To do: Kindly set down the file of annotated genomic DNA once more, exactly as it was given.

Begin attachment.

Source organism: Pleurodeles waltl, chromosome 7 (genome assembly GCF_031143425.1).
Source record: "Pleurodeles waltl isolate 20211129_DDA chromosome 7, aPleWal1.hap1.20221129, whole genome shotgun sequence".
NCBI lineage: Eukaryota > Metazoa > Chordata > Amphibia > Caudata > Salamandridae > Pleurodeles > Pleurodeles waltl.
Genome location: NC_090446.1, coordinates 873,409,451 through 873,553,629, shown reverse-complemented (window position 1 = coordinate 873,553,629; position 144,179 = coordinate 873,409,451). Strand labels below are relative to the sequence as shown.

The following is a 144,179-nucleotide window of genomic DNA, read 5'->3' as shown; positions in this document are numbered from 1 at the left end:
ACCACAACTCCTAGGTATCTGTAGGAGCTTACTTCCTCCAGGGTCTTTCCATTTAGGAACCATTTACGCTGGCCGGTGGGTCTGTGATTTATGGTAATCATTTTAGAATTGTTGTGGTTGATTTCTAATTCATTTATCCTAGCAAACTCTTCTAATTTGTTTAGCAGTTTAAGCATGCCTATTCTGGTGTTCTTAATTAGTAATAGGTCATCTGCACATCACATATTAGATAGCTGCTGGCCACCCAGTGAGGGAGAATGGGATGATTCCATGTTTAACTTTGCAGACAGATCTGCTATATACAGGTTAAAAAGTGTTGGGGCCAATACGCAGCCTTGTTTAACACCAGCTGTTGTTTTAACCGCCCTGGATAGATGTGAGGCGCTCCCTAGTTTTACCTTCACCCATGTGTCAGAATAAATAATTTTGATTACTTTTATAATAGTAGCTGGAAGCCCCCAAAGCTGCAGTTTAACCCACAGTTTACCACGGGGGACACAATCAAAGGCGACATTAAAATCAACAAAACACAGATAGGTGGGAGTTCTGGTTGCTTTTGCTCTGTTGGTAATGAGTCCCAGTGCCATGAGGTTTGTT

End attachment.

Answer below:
Source organism: Pleurodeles waltl, chromosome 7 (genome assembly GCF_031143425.1).
Source record: "Pleurodeles waltl isolate 20211129_DDA chromosome 7, aPleWal1.hap1.20221129, whole genome shotgun sequence".
NCBI lineage: Eukaryota > Metazoa > Chordata > Amphibia > Caudata > Salamandridae > Pleurodeles > Pleurodeles waltl.
Genome location: NC_090446.1, coordinates 873,409,451 through 873,553,629, shown reverse-complemented (window position 1 = coordinate 873,553,629; position 144,179 = coordinate 873,409,451). Strand labels below are relative to the sequence as shown.

The following is a 144,179-nucleotide window of genomic DNA, read 5'->3' as shown; positions in this document are numbered from 1 at the left end:
ACCACAACTCCTAGGTATCTGTAGGAGCTTACTTCCTCCAGGGTCTTTCCATTTAGGAACCATTTACGCTGGCCGGTGGGTCTGTGATTTATGGTAATCATTTTAGAATTGTTGTGGTTGATTTCTAATTCATTTATCCTAGCAAACTCTTCTAATTTGTTTAGCAGTTTAAGCATGCCTATTCTGGTGTTCTTAATTAGTAATAGGTCATCTGCACATCACATATTAGATAGCTGCTGGCCACCCAGTGAGGGAGAATGGGATGATTCCATGTTTAACTTTGCAGACAGATCTGCTATATACAGGTTAAAAAGTGTTGGGGCCAATACGCAGCCTTGTTTAACACCAGCTGTTGTTTTAACCGCCCTGGATAGATGTGAGGCGCTCCCTAGTTTTACCTTCACCCATGTGTCAGAATAAATAATTTTGATTACTTTTATAATAGTAGCTGGAAGCCCCCAAAGCTGCAGTTTAACCCACAGTTTACCACGGGGGACACAATCAAAGGCGACATTAAAATCAACAAAACACAGATAGGTGGGAGTTCTGGTTGCTTTTGCTCTGTTGGTAATGAGTCCCAGTGCCATGAGGTTTGTT